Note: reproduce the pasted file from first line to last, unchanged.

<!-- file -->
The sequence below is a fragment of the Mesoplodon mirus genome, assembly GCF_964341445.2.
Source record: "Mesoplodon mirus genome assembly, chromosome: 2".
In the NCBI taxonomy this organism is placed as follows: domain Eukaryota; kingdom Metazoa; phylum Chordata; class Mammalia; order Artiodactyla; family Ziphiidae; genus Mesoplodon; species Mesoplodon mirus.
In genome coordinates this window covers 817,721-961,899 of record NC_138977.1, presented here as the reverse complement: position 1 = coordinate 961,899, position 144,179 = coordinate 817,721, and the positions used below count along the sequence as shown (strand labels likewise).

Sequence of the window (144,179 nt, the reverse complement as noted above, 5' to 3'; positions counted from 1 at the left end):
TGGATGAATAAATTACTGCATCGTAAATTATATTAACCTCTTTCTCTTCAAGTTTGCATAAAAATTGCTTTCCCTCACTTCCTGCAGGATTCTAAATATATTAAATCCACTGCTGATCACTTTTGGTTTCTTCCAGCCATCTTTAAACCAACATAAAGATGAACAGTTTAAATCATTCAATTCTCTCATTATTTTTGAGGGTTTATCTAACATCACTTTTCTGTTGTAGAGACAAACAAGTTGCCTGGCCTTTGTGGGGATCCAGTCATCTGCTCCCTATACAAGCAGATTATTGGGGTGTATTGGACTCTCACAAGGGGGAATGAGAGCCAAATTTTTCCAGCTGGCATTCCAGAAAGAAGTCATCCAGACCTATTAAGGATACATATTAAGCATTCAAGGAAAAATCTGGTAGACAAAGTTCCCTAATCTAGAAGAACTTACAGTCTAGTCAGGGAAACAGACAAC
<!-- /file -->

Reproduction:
The sequence below is a fragment of the Mesoplodon mirus genome, assembly GCF_964341445.2.
Source record: "Mesoplodon mirus genome assembly, chromosome: 2".
In the NCBI taxonomy this organism is placed as follows: domain Eukaryota; kingdom Metazoa; phylum Chordata; class Mammalia; order Artiodactyla; family Ziphiidae; genus Mesoplodon; species Mesoplodon mirus.
In genome coordinates this window covers 817,721-961,899 of record NC_138977.1, presented here as the reverse complement: position 1 = coordinate 961,899, position 144,179 = coordinate 817,721, and the positions used below count along the sequence as shown (strand labels likewise).

Sequence of the window (144,179 nt, the reverse complement as noted above, 5' to 3'; positions counted from 1 at the left end):
TGGATGAATAAATTACTGCATCGTAAATTATATTAACCTCTTTCTCTTCAAGTTTGCATAAAAATTGCTTTCCCTCACTTCCTGCAGGATTCTAAATATATTAAATCCACTGCTGATCACTTTTGGTTTCTTCCAGCCATCTTTAAACCAACATAAAGATGAACAGTTTAAATCATTCAATTCTCTCATTATTTTTGAGGGTTTATCTAACATCACTTTTCTGTTGTAGAGACAAACAAGTTGCCTGGCCTTTGTGGGGATCCAGTCATCTGCTCCCTATACAAGCAGATTATTGGGGTGTATTGGACTCTCACAAGGGGGAATGAGAGCCAAATTTTTCCAGCTGGCATTCCAGAAAGAAGTCATCCAGACCTATTAAGGATACATATTAAGCATTCAAGGAAAAATCTGGTAGACAAAGTTCCCTAATCTAGAAGAACTTACAGTCTAGTCAGGGAAACAGACAAC